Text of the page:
By submitting your personal information, you agree that TechTarget and its partners may contact you regarding relevant content, products and special offers.
PwC Consulting, as the unit is currently known, left no doubt in its IPO registration with the US Securities and Exchange Commission (SEC) that the issue of auditor independence was a big motivator for the move to become separate from PricewaterhouseCoopers.
"The primary purpose of this offering is to ensure that we will no longer be subject to the rules and regulations governing the independence of auditors from their clients and to eliminate any perceived conflicts of interest," reads the IPO registration.
"Because of our affiliation with the auditing practice of the PricewaterhouseCoopers network of firms, audit clients of PricewaterhouseCoopers firms are increasingly limiting or denying us opportunities to provide our services for them," the filing reads.
PwC Consulting also stated in the filing that its base will be Hamilton, Bermuda, and that it expects to have about 32,000 employees and offices in 52 countries. The registration was filed under the name PwCC Ltd., which will be the new name for the company.
The issue of auditor independence has been in the spotlight since the collapse late last year of energy trader Enron, whose accounting practices have come under investigation. Enron's former auditor, Arthur Andersen LLP, sold non-audit consulting services to the energy company. This practice, critics charge, created a potential conflict of interest in which the accounting firm may have compromised its auditing work in order to protect its lucrative non-audit contracts with Enron.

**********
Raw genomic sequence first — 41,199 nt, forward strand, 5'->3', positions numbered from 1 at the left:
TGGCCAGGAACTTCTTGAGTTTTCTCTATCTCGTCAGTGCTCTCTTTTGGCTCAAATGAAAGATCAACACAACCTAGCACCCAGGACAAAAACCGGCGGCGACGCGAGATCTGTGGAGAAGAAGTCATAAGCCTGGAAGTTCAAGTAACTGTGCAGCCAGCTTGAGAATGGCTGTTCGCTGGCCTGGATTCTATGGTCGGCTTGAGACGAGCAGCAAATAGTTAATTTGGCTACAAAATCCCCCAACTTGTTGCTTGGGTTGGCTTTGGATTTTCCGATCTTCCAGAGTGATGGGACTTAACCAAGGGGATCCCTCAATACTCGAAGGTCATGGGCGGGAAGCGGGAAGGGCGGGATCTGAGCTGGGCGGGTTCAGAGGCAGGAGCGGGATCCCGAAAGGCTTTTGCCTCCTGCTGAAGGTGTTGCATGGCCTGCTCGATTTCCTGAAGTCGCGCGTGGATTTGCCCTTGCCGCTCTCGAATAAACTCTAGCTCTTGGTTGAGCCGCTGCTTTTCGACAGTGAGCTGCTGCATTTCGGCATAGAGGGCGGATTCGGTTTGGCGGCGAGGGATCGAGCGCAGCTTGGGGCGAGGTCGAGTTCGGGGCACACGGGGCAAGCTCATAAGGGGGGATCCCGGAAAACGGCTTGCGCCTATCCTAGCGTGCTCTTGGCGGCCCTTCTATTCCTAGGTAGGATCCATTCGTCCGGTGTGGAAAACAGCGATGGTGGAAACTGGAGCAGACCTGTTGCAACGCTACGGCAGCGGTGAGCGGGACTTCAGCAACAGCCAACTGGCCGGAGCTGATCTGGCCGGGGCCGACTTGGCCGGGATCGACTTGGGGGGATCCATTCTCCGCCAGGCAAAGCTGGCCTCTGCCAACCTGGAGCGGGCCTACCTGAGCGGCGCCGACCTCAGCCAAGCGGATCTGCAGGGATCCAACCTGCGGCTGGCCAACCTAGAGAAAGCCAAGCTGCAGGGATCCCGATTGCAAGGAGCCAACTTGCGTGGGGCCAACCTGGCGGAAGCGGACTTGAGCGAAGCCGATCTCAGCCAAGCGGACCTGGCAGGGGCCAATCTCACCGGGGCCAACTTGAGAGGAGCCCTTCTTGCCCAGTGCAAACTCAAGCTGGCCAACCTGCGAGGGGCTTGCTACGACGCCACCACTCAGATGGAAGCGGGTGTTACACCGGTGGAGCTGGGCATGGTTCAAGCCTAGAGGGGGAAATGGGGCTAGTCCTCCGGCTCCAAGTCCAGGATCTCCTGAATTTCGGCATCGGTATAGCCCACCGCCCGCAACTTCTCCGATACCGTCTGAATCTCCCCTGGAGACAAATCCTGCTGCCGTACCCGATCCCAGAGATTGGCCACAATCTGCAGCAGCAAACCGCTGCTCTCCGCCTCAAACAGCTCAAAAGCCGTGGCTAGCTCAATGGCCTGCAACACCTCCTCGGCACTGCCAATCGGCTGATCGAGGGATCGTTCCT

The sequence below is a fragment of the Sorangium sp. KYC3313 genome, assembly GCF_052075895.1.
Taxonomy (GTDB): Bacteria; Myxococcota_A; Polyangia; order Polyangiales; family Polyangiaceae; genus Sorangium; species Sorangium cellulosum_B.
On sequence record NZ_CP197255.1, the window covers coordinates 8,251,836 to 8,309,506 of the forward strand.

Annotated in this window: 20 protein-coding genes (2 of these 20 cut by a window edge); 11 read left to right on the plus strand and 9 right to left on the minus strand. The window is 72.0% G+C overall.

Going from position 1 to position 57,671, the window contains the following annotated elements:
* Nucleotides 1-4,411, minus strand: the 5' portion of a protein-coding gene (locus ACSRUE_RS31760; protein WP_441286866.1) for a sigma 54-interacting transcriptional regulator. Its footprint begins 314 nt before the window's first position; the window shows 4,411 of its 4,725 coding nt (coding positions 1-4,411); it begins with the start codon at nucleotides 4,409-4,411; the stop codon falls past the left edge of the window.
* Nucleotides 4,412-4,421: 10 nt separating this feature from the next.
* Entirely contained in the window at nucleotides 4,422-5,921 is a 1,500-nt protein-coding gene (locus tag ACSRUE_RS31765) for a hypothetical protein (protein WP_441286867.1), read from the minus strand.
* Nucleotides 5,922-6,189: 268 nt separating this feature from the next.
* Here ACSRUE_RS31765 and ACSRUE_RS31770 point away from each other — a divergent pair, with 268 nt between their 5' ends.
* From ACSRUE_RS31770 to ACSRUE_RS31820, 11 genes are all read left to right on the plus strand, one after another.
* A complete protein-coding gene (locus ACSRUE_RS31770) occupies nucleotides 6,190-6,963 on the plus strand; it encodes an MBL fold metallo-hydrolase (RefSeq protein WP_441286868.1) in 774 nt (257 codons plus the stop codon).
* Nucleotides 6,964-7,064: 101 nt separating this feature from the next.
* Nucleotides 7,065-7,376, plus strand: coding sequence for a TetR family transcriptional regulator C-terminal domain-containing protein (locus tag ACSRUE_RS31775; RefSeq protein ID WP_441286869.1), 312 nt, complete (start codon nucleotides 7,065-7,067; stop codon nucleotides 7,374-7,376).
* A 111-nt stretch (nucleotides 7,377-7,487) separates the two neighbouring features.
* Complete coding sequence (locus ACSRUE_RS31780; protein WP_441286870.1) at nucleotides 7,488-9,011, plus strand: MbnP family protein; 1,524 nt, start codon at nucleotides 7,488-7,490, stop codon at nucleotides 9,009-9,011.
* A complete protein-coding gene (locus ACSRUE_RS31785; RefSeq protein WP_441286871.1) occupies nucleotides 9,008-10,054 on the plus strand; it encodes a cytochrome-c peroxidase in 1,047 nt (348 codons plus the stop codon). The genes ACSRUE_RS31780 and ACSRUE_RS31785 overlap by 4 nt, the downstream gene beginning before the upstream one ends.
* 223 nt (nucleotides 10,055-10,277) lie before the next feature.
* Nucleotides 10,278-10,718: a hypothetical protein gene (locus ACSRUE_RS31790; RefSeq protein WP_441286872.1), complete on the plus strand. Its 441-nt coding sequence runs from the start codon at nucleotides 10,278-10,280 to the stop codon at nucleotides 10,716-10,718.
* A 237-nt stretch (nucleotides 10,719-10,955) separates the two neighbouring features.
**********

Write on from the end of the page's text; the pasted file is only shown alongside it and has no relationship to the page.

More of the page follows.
In reaction to the controversy, fellow Big Five firm Deloitte Touche Tohmatsu in February announced its intention to separate its audit and consulting businesses. Arthur Andersen, which is struggling to survive the Enron debacle, announced in March that it would get rid of its consulting units to concentrate on being purely an accounting firm.
PricewaterhouseCoopers, based in New York, announced in January its intention to seek this IPO for PwC Consulting. PricewaterhouseCoopers tried to sell PwC Consulting to Hewlett-Packard in 2000 but the deal never materialised.